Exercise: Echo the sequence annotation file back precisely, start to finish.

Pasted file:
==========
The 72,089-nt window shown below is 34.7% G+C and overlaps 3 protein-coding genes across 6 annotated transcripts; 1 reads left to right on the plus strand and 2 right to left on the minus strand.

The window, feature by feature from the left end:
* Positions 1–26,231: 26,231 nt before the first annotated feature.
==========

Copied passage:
The 72,089-nt window shown below is 34.7% G+C and overlaps 3 protein-coding genes across 6 annotated transcripts; 1 reads left to right on the plus strand and 2 right to left on the minus strand.

The window, feature by feature from the left end:
* Positions 1–26,231: 26,231 nt before the first annotated feature.